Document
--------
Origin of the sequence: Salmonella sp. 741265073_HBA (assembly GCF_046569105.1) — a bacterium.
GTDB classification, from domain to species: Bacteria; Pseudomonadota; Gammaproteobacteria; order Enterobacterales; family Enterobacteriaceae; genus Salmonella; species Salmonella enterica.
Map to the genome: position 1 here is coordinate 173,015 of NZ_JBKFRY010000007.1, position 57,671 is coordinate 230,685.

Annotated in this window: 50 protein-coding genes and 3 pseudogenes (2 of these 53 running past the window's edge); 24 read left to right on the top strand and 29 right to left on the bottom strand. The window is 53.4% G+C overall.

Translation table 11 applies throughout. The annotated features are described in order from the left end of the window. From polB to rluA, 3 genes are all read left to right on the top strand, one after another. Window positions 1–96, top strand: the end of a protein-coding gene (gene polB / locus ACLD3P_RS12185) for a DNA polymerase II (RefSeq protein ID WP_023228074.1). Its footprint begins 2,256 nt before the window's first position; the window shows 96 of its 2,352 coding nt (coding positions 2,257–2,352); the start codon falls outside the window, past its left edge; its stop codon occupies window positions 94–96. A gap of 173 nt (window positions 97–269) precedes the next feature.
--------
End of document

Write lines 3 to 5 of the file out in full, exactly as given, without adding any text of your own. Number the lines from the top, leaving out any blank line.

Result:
Map to the genome: position 1 here is coordinate 173,015 of NZ_JBKFRY010000007.1, position 57,671 is coordinate 230,685.

Annotated in this window: 50 protein-coding genes and 3 pseudogenes (2 of these 53 running past the window's edge); 24 read left to right on the top strand and 29 right to left on the bottom strand. The window is 53.4% G+C overall.

Translation table 11 applies throughout. The annotated features are described in order from the left end of the window. From polB to rluA, 3 genes are all read left to right on the top strand, one after another. Window positions 1–96, top strand: the end of a protein-coding gene (gene polB / locus ACLD3P_RS12185) for a DNA polymerase II (RefSeq protein ID WP_023228074.1). Its footprint begins 2,256 nt before the window's first position; the window shows 96 of its 2,352 coding nt (coding positions 2,257–2,352); the start codon falls outside the window, past its left edge; its stop codon occupies window positions 94–96. A gap of 173 nt (window positions 97–269) precedes the next feature.